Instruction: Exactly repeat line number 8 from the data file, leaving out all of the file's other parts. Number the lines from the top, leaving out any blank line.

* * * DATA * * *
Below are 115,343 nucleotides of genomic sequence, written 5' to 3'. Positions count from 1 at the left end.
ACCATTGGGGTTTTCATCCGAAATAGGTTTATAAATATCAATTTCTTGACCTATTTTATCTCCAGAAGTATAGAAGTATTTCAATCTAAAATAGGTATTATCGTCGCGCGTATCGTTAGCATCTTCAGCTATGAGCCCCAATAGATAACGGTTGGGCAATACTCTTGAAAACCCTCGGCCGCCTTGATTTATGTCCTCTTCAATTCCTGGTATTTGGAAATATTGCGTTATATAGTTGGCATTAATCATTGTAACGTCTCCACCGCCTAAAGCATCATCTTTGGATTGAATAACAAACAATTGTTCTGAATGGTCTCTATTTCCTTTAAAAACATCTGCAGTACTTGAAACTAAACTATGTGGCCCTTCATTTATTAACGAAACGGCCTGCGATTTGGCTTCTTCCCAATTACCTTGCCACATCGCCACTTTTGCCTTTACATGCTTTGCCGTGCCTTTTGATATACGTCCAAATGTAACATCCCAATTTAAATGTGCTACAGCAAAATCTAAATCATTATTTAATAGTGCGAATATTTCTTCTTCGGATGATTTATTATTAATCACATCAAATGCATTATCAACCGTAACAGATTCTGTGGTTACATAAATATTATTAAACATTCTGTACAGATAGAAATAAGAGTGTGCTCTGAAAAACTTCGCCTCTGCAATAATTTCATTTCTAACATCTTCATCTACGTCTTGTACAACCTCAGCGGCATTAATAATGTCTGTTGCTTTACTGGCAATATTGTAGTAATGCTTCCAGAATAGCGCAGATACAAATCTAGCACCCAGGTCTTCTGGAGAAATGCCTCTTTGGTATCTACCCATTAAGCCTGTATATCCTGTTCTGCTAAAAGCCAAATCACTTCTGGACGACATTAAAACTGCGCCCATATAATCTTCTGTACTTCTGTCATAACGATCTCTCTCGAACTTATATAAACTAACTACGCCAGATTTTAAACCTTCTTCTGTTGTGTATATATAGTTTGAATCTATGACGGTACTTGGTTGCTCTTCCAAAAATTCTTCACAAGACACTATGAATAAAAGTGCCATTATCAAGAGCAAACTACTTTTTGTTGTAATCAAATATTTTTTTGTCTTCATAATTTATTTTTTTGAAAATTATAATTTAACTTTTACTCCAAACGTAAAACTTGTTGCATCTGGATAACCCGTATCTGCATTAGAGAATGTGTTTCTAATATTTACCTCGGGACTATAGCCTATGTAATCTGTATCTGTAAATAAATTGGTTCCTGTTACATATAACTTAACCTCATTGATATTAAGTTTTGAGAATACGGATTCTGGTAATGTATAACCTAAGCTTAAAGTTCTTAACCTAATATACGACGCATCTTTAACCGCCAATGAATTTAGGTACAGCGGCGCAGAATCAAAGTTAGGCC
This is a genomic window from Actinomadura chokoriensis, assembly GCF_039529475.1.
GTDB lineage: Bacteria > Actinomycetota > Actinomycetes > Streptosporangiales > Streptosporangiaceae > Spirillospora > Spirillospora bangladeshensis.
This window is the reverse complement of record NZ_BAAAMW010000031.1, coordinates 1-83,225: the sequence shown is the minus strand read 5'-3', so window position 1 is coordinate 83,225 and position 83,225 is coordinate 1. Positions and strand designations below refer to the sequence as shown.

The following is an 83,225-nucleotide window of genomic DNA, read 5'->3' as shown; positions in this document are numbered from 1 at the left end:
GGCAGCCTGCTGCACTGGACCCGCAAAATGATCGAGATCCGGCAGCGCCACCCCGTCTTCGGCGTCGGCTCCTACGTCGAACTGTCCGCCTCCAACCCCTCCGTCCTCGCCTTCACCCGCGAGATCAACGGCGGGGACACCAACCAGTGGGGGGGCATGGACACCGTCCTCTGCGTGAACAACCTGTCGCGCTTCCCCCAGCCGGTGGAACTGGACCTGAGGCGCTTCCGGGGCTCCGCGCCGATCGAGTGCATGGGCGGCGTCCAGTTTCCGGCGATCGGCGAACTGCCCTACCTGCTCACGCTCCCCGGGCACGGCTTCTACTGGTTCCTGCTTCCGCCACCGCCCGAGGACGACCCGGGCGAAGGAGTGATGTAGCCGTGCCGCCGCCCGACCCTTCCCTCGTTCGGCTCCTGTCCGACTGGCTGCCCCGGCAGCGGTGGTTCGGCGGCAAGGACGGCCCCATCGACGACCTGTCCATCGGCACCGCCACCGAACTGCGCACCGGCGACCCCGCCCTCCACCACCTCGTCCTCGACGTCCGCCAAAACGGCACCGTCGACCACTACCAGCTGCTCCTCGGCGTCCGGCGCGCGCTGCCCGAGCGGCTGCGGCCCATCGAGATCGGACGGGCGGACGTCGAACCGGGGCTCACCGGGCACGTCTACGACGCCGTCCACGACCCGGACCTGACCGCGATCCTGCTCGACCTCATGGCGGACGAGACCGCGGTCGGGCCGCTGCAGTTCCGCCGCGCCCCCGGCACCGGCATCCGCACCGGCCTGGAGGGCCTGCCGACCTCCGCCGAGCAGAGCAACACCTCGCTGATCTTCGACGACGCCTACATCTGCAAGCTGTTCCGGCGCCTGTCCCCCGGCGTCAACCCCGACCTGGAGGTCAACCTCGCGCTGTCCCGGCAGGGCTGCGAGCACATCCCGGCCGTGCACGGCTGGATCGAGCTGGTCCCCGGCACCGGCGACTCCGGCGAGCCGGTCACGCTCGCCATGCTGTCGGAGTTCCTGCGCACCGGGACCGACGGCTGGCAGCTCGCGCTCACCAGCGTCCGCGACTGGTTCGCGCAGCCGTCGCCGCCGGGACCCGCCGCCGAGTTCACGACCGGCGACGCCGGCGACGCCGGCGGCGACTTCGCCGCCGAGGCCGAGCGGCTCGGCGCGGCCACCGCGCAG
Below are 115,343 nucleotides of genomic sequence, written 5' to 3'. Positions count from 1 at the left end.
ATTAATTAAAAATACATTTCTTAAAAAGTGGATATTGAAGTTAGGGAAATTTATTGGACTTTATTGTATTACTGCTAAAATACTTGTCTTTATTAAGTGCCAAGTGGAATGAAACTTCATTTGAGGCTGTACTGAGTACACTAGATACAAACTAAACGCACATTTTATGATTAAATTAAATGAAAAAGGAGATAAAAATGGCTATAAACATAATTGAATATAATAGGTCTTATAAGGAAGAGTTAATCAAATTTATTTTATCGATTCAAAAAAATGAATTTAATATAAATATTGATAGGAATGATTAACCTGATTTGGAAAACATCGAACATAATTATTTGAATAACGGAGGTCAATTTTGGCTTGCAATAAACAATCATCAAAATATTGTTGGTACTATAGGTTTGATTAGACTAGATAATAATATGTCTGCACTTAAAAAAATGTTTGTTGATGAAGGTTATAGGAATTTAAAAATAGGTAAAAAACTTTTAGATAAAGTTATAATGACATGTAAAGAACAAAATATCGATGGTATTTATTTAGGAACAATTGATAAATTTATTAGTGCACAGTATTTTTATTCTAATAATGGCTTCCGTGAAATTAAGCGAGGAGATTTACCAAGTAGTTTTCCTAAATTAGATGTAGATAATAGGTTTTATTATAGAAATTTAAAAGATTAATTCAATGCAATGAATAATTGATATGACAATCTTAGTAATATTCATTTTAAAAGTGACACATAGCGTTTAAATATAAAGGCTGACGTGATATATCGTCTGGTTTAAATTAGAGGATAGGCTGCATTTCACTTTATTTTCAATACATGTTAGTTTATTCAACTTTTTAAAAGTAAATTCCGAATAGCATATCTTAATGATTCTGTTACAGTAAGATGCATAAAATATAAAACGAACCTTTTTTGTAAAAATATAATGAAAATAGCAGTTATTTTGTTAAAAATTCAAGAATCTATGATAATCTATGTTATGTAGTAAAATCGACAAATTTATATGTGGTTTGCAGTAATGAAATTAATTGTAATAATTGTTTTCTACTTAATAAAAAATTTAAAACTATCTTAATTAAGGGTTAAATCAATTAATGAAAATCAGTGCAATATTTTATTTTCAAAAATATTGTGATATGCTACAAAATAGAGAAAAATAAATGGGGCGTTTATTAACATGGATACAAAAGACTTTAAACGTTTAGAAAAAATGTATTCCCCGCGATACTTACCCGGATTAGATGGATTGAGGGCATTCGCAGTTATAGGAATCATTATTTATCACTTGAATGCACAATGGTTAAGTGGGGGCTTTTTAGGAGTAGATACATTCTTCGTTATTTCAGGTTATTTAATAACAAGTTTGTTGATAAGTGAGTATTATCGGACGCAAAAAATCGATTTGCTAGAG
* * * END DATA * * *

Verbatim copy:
Below are 115,343 nucleotides of genomic sequence, written 5' to 3'. Positions count from 1 at the left end.